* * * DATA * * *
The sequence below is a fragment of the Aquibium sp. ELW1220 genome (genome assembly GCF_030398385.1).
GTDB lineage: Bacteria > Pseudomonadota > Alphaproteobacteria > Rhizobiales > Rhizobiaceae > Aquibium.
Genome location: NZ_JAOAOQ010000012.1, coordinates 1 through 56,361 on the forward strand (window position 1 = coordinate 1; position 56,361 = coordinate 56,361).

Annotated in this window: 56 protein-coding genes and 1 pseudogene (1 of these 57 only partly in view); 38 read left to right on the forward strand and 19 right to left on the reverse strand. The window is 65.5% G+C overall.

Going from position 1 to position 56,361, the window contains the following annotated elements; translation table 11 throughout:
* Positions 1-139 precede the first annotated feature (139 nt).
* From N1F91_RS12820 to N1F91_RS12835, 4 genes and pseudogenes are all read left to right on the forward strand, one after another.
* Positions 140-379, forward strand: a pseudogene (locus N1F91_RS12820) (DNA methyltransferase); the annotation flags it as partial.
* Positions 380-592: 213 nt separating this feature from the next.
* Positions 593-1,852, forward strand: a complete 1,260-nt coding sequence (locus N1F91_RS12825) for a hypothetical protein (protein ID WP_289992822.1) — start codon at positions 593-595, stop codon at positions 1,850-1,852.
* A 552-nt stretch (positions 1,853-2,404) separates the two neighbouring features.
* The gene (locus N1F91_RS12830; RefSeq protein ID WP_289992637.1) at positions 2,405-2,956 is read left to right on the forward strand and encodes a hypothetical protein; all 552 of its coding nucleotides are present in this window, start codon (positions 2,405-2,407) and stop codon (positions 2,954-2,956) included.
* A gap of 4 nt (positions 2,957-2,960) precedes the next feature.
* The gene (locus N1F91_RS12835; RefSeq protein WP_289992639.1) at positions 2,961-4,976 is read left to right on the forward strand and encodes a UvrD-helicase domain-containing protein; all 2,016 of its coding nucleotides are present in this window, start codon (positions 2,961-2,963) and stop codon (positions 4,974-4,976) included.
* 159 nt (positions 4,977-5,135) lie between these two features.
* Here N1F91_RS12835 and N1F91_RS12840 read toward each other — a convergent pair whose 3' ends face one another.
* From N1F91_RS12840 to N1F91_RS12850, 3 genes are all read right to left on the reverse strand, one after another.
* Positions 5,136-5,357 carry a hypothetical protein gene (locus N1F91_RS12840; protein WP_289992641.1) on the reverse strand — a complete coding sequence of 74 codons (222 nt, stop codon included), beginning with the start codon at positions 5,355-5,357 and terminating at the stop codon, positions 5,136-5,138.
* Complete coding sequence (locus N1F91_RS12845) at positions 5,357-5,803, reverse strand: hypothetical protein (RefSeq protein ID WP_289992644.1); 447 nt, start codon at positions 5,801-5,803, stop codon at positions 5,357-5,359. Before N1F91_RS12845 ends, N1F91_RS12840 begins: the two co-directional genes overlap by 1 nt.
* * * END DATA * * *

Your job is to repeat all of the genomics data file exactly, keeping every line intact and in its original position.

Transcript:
The sequence below is a fragment of the Aquibium sp. ELW1220 genome (genome assembly GCF_030398385.1).
GTDB lineage: Bacteria > Pseudomonadota > Alphaproteobacteria > Rhizobiales > Rhizobiaceae > Aquibium.
Genome location: NZ_JAOAOQ010000012.1, coordinates 1 through 56,361 on the forward strand (window position 1 = coordinate 1; position 56,361 = coordinate 56,361).

Annotated in this window: 56 protein-coding genes and 1 pseudogene (1 of these 57 only partly in view); 38 read left to right on the forward strand and 19 right to left on the reverse strand. The window is 65.5% G+C overall.

Going from position 1 to position 56,361, the window contains the following annotated elements; translation table 11 throughout:
* Positions 1-139 precede the first annotated feature (139 nt).
* From N1F91_RS12820 to N1F91_RS12835, 4 genes and pseudogenes are all read left to right on the forward strand, one after another.
* Positions 140-379, forward strand: a pseudogene (locus N1F91_RS12820) (DNA methyltransferase); the annotation flags it as partial.
* Positions 380-592: 213 nt separating this feature from the next.
* Positions 593-1,852, forward strand: a complete 1,260-nt coding sequence (locus N1F91_RS12825) for a hypothetical protein (protein ID WP_289992822.1) — start codon at positions 593-595, stop codon at positions 1,850-1,852.
* A 552-nt stretch (positions 1,853-2,404) separates the two neighbouring features.
* The gene (locus N1F91_RS12830; RefSeq protein ID WP_289992637.1) at positions 2,405-2,956 is read left to right on the forward strand and encodes a hypothetical protein; all 552 of its coding nucleotides are present in this window, start codon (positions 2,405-2,407) and stop codon (positions 2,954-2,956) included.
* A gap of 4 nt (positions 2,957-2,960) precedes the next feature.
* The gene (locus N1F91_RS12835; RefSeq protein WP_289992639.1) at positions 2,961-4,976 is read left to right on the forward strand and encodes a UvrD-helicase domain-containing protein; all 2,016 of its coding nucleotides are present in this window, start codon (positions 2,961-2,963) and stop codon (positions 4,974-4,976) included.
* 159 nt (positions 4,977-5,135) lie between these two features.
* Here N1F91_RS12835 and N1F91_RS12840 read toward each other — a convergent pair whose 3' ends face one another.
* From N1F91_RS12840 to N1F91_RS12850, 3 genes are all read right to left on the reverse strand, one after another.
* Positions 5,136-5,357 carry a hypothetical protein gene (locus N1F91_RS12840; protein WP_289992641.1) on the reverse strand — a complete coding sequence of 74 codons (222 nt, stop codon included), beginning with the start codon at positions 5,355-5,357 and terminating at the stop codon, positions 5,136-5,138.
* Complete coding sequence (locus N1F91_RS12845) at positions 5,357-5,803, reverse strand: hypothetical protein (RefSeq protein ID WP_289992644.1); 447 nt, start codon at positions 5,801-5,803, stop codon at positions 5,357-5,359. Before N1F91_RS12845 ends, N1F91_RS12840 begins: the two co-directional genes overlap by 1 nt.